Skin-scented sentences

They say that smell is the sense most strongly linked to memory.  I have zero doubt about that.  I can catch a scent of something, even vaguely, and whole parts of my childhood come rushing back like some sort of scratch and sniff slideshow.  I’ve spoken to enough people about this to know it’s a pretty common occurrence.

Today at work we had a client come in with a box of leather headstalls.  They’re actually destined for a contact of ours in Ukraine, but for now they’re sitting in my office.  My office is usually the communal dumping ground for these things because A) the other offices are a little more cramped and B) it’s not worth the bitching to put anything in the bosses general vicinity.

Anyway, these headstalls arrive, in the box, and it was less than a minute after they were in my office that I caught the smell.  That smell of leather.  It sent my senses and the memory electrodes in my brain reeling.  Suddenly I was on the floor of my bedroom in Wagga, cross-legged on an old blanket, rubbing saddle soap into my old saddle.  It was really run down, that old thing – made of pig skin and probably about 25 years old.  Once I’d had it re-stuffed though, and the wear and tear around the pommel and cantle patched up, it was actually pretty good.  I loved it, anyway.  And that’s all that mattered.

I usually only cleaned my saddle before a competition.  This was all well and good if I was competing most every weekend, like through the summer and the autumn.  But if it was the first competition in a long time, man oh man would that saddle be dirty.  Horse sweat, combined with dirt and hair, and then alternately wet and dry over a period of a few months, means that shit got almost welded on.  I had a whole saddle cleaning tool kit for such situations that included, among other things, an old toothbrush and a wooden skewer for getting in where the stitches were.

By the end of the whole saddle and bridle cleaning exercise, particularly the clean after the hiatus, I’d end up with black fingernails, pruney fingers and smelling like a saddle myself.  But there is nothing better than the warm glow of freshly cleaned leather – all sienna brown and imperfectly smooth in its colouring and texture.  Also, the smell of saddle soap and leather is the most wholesomely good smell.  Even the smell of horse sweat and dirt and general grubbiness.  It brings back memories of warm horse breath and cold, early morning air and the smell of lucerne hay and the ache you’d get after a full day of riding.  That good, dull ache, from the inside of the bones.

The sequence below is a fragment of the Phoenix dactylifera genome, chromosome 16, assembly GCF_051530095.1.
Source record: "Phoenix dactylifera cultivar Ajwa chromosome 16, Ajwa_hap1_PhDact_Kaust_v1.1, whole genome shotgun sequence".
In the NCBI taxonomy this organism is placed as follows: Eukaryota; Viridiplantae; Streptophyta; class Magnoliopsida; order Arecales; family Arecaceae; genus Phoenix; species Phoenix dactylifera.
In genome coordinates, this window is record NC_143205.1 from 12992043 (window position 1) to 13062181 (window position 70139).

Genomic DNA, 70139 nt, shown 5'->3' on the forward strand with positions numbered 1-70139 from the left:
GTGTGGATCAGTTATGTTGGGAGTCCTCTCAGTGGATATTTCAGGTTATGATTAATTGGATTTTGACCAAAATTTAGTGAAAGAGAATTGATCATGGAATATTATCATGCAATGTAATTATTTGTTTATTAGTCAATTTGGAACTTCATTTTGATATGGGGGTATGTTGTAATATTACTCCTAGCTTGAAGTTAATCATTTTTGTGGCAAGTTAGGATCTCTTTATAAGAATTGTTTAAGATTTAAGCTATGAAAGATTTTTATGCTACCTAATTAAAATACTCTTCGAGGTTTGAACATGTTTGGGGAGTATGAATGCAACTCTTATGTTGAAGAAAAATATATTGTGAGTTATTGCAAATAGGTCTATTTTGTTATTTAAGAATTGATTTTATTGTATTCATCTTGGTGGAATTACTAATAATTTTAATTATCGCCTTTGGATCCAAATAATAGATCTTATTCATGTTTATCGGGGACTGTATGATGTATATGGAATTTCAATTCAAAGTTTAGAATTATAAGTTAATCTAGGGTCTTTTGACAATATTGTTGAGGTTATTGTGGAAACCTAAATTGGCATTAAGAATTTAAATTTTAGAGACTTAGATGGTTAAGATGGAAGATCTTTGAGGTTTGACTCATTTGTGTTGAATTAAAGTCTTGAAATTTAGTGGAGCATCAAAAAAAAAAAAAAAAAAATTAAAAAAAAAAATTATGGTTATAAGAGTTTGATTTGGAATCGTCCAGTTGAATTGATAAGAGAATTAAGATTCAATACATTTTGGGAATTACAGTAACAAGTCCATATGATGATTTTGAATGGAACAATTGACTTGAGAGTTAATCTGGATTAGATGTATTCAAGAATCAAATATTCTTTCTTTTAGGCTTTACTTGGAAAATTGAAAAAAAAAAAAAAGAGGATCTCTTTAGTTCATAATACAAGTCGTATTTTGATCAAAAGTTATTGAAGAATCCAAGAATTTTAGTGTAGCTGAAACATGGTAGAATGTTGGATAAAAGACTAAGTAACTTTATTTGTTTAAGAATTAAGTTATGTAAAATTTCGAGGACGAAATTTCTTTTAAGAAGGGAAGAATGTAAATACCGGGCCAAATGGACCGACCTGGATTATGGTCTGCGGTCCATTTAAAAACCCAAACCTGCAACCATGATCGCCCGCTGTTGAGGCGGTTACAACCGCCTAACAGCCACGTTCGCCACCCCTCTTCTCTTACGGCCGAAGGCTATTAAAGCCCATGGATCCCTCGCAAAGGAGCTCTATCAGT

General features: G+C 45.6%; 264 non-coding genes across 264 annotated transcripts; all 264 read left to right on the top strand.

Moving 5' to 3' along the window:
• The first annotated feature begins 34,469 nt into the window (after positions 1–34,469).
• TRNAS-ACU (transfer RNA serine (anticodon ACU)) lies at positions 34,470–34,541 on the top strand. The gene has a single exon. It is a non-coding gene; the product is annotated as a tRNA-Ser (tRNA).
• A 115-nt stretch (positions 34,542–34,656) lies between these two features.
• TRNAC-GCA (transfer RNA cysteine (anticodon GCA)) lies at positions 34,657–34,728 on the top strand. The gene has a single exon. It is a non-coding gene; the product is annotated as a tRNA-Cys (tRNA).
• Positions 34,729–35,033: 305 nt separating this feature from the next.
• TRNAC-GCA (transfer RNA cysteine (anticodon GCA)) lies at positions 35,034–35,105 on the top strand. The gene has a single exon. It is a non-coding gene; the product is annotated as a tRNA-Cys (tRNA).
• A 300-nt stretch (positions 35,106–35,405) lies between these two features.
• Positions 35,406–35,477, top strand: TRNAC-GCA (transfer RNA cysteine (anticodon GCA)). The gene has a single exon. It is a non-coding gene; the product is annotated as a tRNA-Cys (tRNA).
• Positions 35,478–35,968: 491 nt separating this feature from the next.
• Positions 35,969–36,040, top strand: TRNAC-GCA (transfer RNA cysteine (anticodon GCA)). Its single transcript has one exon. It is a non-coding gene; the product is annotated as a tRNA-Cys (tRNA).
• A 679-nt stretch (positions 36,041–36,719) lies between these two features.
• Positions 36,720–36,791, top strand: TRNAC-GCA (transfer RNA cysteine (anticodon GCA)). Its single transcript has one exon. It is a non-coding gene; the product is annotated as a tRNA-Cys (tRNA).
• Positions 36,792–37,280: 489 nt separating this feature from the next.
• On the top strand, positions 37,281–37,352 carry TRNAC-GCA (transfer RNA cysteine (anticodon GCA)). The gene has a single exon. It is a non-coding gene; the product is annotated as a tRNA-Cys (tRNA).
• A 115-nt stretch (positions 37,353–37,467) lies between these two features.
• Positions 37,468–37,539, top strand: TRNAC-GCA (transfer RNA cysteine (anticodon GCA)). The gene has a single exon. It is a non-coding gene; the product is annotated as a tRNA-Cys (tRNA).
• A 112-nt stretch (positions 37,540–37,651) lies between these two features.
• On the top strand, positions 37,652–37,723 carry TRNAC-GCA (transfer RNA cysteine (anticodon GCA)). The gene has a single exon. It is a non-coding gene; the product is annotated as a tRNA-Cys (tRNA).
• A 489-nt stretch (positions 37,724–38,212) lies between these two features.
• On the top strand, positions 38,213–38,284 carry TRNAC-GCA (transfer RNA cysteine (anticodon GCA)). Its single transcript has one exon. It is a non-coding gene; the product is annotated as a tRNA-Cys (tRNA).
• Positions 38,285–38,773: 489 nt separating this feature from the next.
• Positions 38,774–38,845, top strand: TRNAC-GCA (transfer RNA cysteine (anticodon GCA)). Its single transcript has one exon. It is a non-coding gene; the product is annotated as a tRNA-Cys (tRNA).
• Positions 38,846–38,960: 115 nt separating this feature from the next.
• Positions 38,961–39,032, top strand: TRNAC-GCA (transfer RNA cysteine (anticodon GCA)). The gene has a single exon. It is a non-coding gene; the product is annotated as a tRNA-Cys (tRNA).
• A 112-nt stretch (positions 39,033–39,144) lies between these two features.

Anyway, those leather headstalls today bought back the saddle cleaning memory, and then the general horse memories, which got all tumbled up with the memory of buying the saddle, and then the bittersweetness of moving to a synthetic saddle that was not only easier to look after but better for my riding in general.  And that moved on to… well, there were a lot of memories from one little smell.  And they’re still coming.  Tonight I’ll move through that and kinda forget about it and fall into dreams about other things, and then I’ll walk back into my office in the morning and probably go through it all again.  A little more quickly, perhaps, but the same journey.

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